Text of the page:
Envision is a series designed to bring hope to Hongkongers amid the uncertainty and isolation of the pandemic. Each week, we publish letters of encouragement and messages of positivity from the city’s most influential leaders in the realms of art, culture, business and sport. These deeply personal, first-person accounts from the community can be read as love letters to Hong Kong. In these trying times, the series inspires and serves as a reminder that we’re all in this together, and that we will bounce back stronger than ever.
In any sport, the amount of physical work involved to be great, especially on an international level, is tremendous. But the required mental fortitude is often overlooked when it comes to appraising performance. “Sport is 90 per cent mental and 10 per cent physical,” goes the famous quote, originally attributed to baseball pro Yogi Berra. The field of sport psychology and the conversation around mental health in sport have been brought increasingly into the spotlight, thanks to prominent athletes like Serena Williams, Naomi Osaka and Michael Phelps speaking about the importance of prioritising mental wellbeing, giving exposure to a topic once considered taboo.
Closer to home, Olympic swimmer Yvette Kong is doing her part to get people taking mental health as a whole, but especially in sport, more seriously. After representing Hong Kong at the 2016 Games in Rio de Janeiro, Kong knows first-hand the extreme pressure athletes endure.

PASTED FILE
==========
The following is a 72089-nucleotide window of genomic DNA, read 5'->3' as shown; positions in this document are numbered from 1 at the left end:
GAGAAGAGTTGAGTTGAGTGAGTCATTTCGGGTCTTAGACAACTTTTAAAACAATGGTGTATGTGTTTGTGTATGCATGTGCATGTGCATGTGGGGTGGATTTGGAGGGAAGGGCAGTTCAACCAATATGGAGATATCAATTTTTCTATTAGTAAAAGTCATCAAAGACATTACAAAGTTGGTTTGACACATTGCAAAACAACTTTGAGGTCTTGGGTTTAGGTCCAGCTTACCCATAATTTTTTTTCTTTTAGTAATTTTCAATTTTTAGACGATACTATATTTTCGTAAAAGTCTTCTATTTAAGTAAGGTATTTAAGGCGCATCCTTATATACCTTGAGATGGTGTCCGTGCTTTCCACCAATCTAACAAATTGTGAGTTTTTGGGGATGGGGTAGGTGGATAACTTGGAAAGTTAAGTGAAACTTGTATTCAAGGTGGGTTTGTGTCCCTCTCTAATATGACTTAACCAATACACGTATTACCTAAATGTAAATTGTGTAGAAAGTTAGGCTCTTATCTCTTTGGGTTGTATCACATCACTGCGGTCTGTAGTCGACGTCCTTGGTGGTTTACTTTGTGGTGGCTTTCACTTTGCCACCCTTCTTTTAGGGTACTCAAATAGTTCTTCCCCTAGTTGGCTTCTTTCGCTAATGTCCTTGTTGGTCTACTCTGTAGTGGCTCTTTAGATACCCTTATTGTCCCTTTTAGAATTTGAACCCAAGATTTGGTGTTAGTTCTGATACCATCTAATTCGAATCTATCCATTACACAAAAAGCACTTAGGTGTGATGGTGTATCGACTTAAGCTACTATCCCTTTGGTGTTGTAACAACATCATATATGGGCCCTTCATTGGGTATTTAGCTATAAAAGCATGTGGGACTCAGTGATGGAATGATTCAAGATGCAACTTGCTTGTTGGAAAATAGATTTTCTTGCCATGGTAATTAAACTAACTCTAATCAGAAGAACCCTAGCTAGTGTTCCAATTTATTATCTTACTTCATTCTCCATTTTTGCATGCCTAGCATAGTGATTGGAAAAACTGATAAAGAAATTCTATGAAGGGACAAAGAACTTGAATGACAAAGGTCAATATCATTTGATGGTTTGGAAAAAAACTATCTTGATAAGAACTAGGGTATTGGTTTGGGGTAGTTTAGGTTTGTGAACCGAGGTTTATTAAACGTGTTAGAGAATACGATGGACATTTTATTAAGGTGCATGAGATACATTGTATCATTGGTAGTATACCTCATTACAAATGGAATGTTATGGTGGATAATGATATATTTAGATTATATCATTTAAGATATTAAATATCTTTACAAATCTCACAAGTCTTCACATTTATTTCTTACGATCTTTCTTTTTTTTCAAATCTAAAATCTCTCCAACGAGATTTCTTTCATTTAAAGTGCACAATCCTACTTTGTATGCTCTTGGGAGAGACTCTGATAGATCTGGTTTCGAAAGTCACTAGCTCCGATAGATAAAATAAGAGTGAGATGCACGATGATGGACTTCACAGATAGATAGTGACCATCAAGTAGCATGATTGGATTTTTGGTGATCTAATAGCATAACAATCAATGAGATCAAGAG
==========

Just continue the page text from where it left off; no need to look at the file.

Her experience as an athlete, combined with her degree in cognitive science from the University of California, Berkeley, fuelled the 29-year-old’s dedication to mental health. She is a board member of Mind Hong Kong and has given presentations for Tedx Hong Kong and the University of Hong Kong on the subject.
Kong says the situation in Hong Kong is particularly dire, intensified by the most recent wave of the pandemic. She cites a survey by Mind Hong Kong this year, which found over 60 per cent of adults aged 25 to 34 reported poor mental health. “Can you imagine what our growth opportunity would be if we saw recent challenges as a leap towards healthier awareness? Can [taking care of our] mental health be a huge source of our city’s untapped potential?” Kong asks.
Read her diary entry below about why she feels Hong Kong must prioritise mental wellbeing, and why she is optimistic that the city will be changed for the better post-pandemic.